In war, truth is the first casualty. (Aeschylus)

Reading our parashah Mattot ((Numbers 30:2–32:42)) while seeing the pictures from Israel and Gaza in the news is difficult for me. During the last weeks it has become harder and harder for me to read all the feeds on Facebook and to watch the news. I feel my heart bleeding because of all the people who are suffering, and I get the impression that no one is paying respect to the fact that the victims are human beings. The victims are just becoming objects in a propaganda war. German journalists (and I guess the same is true for the whole world) love to show pictures of bleeding children, dead bodies, or even only parts of it. The propaganda machine is presenting them like objects in an exhibition, trying to sell us a truth.

The Talmud is telling that God was crying when Pharaoh and his soldiers were drowning in the sea (bTalmud Megillah 10b). Therefore, it is hard for me to understand, why only 40 years later God is commanding to the Israelites to kill all Midianite males. Aren’t they “the work of his hands” as well?

In the Plaut commentary we can find something what can help us to understand the biblical report of the war against the Midianites:

“Note first that the war itself is hardly dealt with; the emphasis is on cultic matter … Note further that, while the enemy is massacred, not one Israelite is reported missing, which leads to the assumption that this section is not an actual report but a schematic reconstruction of events long past … only a portion of the Midianites could have been killed {if any} for not only did they not disappear as a nation, but they dominated Israel a relatively short time thereafter ..In sum, then, the details of the Midianite war may be said to constitute a form of biblical interpretation of the past.
However, this worsens the moral question. … What would move the authors of the Torah to write as though it had taken place? How can the idea of slaughtering so many prisoners be reconciled with the humanitarian ideals and the deep sense of compassion that are the very heart of the Torah? …
The fact is that … the Torah speaks within the context of its time. It accepts certain matters as “normal” – and wars, with their slaughter and cruelties, belong to them. The Torah does, however, require of men who had killed a ritual atonement – a unique provision in any human code – and it introduces certain meliorating {verbessernde} rules.”

Our parashah provides two messages for us. One is a clear statement that killing in times of war is still a sin, a crime against God, the creator of all human beings. And the second message is to look behind every story we hear or read about any war. Usually it is not the truth we are hearing, it is only something we should understand as the truth, trying to convince us to follow one or the other side in a war; sometimes to comfort people, sometimes to hide something we aren’t proud of, and often to change history to one interpretation in the aftermath. At the end, all the reports, postings, twitters we receive these days are nothing else but weapons, and as any weapon they can hurt and even kill. Our Jewish tradition tells us that words can kill and that’s why “Lashon HaRah” (to slander) is a major sin as well. We should be very, very careful about what we share, post, re-tweet and re-tell about any conflict or war. There is never a second in our lives when our acts have no consequences – neither in times of peace nor in times of war, and it is very easy to commit a sin against God. Never forget that “the others” are human beings as well, created in the image of God, owner of human dignity, as we are. Reporters, journalists and many politicians might have forgotten this, but we shouldn’t.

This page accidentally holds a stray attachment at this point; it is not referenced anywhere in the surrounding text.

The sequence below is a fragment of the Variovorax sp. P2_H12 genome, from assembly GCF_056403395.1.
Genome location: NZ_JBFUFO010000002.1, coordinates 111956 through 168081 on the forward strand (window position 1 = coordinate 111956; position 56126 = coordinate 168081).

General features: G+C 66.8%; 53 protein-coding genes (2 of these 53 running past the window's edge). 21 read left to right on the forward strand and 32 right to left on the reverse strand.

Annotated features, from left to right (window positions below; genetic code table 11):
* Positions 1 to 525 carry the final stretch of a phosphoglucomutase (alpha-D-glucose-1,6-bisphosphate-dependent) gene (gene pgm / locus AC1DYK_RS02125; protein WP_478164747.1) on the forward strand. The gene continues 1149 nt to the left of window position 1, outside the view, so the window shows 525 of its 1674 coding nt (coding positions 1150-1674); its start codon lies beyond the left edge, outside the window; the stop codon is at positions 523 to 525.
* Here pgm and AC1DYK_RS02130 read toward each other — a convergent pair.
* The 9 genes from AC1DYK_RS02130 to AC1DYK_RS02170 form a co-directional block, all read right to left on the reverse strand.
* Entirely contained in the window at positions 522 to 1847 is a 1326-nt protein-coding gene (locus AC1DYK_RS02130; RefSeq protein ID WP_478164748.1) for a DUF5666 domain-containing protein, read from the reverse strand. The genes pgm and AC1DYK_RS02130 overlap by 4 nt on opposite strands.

Shabbat Shalom


This Shabbat we read parashat Mattot (Numbers 30:2–32:42).

This first section of the parashah discusses the laws of verbal “Nederim” (commitments/vows). A person who obligates him- or herself with a vow is required to fulfil the vow. Under certain circumstances, a husband or father can annul vows made by his wife and daughter.

War is waged against Midian for their role in plotting the moral destruction of Israel (see parashiot Balak and Pinchas), and the Torah gives a detailed account of the war spoils and how they were allocated amongst the people, the warriors, the Levites and the high priest.

The tribes of Reuben and Gad (later joined by half of the tribe of Menashe) approached Moshe with a request. They observed that these lands were particularly well-suited for raising animals, and since these two tribes were blessed with an abundance of livestock, they asked Moshe for permission to receive and settle this area as their portion in the land of Israel.

Moshe responded harshly, questioning why the other tribes should go to battle to conquer the remainder of the land of Israel while they remain behind living comfortably. He also argued that their actions could dissuade the rest of the Jewish people from wanting to enter and conquer the land, in a manner similar to the negative report brought back by the spies.

The tribes of Gad and Reuven clarified their intentions, explaining that after they built cities for their families and animals in this region, they would join the rest of the Jews in the battles for the land of Israel. Only after it was fully conquered and settled by the other tribes would they return to their families.

This week’s haftarah (Jeremiah 1:1-2:3) is the first of a series of three “haftarot of affliction”. These three haftarot are read during the Three Weeks of mourning for Jerusalem, between the fasts of 17 Tammuz and 9 Av.